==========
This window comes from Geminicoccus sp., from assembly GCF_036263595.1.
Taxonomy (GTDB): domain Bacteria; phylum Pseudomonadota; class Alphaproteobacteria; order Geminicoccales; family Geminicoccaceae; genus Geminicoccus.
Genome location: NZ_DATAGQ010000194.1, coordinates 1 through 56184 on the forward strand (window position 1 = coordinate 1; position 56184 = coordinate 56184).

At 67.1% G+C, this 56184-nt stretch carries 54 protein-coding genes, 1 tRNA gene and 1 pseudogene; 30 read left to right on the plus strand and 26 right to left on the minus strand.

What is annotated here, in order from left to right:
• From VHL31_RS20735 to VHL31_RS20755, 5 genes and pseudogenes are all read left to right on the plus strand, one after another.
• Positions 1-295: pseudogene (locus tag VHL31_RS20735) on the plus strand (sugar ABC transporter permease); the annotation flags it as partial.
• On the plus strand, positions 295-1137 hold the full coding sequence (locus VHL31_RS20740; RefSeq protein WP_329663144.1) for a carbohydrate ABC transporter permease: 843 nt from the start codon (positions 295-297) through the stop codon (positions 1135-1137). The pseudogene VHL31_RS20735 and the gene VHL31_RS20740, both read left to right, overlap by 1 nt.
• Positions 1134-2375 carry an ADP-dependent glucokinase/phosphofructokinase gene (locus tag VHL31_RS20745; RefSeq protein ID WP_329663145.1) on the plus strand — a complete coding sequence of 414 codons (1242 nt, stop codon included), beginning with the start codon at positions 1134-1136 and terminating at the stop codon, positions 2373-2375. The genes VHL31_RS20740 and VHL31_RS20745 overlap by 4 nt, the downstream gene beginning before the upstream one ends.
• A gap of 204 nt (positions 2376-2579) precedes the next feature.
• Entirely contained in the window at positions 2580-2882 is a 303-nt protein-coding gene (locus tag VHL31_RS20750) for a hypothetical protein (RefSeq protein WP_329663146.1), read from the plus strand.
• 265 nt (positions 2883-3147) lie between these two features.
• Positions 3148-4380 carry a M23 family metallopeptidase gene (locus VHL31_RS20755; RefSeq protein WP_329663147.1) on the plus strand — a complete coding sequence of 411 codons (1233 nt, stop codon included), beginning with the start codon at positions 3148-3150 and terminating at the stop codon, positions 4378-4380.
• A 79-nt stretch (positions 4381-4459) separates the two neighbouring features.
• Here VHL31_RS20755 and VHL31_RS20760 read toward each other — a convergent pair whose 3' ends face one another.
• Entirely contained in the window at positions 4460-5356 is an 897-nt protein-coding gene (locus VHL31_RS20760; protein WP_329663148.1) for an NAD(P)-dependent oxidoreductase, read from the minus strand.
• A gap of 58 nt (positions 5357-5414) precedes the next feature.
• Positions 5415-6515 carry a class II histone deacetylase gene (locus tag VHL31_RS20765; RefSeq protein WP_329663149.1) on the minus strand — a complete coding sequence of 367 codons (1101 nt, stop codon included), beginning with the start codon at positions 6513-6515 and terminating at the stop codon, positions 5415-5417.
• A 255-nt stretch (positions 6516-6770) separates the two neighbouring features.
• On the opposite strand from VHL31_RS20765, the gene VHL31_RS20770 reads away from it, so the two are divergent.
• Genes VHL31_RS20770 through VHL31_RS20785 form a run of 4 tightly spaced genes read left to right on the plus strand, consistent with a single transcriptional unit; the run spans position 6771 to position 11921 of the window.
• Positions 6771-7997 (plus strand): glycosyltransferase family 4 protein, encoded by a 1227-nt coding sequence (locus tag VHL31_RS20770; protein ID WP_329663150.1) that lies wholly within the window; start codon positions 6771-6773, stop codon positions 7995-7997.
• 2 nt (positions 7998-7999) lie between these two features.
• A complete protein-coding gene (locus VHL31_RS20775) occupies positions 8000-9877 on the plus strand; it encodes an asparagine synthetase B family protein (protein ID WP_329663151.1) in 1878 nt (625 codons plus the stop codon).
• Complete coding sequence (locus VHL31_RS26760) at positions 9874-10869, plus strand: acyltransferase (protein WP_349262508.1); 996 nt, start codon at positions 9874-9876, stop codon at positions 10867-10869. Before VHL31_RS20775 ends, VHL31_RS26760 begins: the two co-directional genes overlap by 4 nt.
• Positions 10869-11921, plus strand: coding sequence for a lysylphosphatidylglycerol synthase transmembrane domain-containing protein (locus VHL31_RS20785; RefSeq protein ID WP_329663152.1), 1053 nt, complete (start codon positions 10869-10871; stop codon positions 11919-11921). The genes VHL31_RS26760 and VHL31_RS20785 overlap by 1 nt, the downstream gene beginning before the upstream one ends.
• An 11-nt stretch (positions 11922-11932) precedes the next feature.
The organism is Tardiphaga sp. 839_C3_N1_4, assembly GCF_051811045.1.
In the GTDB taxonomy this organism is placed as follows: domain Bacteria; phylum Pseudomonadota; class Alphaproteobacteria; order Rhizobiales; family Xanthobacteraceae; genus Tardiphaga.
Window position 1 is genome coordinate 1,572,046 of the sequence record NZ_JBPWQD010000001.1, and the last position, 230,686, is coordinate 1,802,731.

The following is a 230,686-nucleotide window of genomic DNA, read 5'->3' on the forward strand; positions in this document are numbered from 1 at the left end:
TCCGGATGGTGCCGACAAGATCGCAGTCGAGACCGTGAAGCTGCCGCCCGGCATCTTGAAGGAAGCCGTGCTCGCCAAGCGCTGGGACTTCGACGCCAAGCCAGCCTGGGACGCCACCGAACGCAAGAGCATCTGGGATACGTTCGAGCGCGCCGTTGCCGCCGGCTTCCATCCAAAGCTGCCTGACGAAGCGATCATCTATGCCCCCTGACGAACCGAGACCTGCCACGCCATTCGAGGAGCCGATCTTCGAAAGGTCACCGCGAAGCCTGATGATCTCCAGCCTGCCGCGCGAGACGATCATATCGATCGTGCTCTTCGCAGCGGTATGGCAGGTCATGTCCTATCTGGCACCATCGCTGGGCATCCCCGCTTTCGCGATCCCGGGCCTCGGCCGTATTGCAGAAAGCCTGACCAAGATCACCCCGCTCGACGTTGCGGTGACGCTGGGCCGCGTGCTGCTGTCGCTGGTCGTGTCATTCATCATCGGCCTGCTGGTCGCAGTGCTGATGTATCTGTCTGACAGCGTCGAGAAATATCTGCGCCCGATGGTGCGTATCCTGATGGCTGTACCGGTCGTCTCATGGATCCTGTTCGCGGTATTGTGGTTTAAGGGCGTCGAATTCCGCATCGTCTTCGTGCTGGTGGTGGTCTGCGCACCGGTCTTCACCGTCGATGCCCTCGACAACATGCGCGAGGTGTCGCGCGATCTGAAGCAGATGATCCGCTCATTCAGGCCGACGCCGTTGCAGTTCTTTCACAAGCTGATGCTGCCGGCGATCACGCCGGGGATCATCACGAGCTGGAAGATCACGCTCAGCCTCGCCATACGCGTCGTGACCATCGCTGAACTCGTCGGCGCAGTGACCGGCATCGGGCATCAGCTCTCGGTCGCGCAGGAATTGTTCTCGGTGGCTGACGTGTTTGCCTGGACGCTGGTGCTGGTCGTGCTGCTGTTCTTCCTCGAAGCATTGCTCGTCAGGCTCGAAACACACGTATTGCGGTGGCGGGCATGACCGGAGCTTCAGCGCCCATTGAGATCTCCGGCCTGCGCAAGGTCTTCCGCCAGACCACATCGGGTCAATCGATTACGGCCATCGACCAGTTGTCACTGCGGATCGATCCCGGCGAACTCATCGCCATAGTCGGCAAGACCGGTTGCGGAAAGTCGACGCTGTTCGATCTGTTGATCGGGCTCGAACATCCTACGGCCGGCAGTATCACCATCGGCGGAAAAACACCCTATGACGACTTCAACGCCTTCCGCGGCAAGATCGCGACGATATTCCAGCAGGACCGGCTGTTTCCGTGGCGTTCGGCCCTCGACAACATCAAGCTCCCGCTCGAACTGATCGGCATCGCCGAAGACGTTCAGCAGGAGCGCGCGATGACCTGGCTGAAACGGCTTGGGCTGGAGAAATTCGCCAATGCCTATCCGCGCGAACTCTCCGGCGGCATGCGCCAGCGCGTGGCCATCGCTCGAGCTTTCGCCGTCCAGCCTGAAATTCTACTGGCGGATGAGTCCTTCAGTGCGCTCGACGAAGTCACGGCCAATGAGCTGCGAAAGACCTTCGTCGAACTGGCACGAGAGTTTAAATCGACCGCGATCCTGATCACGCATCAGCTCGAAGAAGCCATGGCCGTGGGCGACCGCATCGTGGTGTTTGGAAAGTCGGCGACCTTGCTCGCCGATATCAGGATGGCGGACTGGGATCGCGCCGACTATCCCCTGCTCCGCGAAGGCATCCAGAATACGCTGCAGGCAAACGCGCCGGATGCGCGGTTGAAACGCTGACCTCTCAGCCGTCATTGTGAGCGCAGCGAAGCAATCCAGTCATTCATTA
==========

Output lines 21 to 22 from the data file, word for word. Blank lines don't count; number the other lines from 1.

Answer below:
• Genes VHL31_RS20770 through VHL31_RS20785 form a run of 4 tightly spaced genes read left to right on the plus strand, consistent with a single transcriptional unit; the run spans position 6771 to position 11921 of the window.
• Positions 6771-7997 (plus strand): glycosyltransferase family 4 protein, encoded by a 1227-nt coding sequence (locus tag VHL31_RS20770; protein ID WP_329663150.1) that lies wholly within the window; start codon positions 6771-6773, stop codon positions 7995-7997.